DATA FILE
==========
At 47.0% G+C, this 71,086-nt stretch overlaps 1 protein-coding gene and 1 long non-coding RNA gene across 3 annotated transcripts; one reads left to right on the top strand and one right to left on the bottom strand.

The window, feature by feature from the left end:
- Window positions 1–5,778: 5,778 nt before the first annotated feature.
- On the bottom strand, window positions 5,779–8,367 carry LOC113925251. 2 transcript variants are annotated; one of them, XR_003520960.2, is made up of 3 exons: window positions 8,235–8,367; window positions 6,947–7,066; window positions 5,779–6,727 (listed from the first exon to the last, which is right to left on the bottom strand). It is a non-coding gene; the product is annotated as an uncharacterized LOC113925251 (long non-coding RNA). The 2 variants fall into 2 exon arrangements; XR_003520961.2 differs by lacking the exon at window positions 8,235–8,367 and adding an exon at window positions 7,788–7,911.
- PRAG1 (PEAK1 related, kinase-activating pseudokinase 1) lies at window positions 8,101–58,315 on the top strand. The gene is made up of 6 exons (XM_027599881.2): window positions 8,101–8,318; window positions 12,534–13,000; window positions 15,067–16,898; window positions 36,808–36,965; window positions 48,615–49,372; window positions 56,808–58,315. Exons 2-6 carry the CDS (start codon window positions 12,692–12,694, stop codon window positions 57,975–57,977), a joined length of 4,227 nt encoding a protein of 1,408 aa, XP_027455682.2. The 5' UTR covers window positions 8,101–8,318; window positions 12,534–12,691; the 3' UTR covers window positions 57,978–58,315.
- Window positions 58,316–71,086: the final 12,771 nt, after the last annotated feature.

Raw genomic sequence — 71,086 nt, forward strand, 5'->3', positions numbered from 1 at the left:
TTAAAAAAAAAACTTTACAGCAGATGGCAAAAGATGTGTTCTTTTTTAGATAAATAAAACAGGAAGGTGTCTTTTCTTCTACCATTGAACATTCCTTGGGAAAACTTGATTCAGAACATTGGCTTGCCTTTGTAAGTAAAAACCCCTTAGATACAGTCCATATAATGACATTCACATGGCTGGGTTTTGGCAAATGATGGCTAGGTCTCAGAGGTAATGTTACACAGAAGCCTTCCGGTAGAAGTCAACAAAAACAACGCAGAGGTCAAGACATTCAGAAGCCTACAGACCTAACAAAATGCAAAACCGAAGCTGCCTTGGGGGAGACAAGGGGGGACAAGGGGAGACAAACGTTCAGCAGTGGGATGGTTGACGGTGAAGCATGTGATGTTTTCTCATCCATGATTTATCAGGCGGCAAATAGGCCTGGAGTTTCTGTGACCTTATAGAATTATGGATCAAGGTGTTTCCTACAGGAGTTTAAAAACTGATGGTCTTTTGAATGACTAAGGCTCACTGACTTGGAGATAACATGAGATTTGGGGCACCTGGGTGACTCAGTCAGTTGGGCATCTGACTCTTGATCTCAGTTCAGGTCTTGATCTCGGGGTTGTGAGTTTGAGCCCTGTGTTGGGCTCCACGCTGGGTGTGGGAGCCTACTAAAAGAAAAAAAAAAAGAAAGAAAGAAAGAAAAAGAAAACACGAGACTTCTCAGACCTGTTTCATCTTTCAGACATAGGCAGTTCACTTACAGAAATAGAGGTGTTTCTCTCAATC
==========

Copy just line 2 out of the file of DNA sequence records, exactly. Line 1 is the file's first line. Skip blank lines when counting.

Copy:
The window, feature by feature from the left end: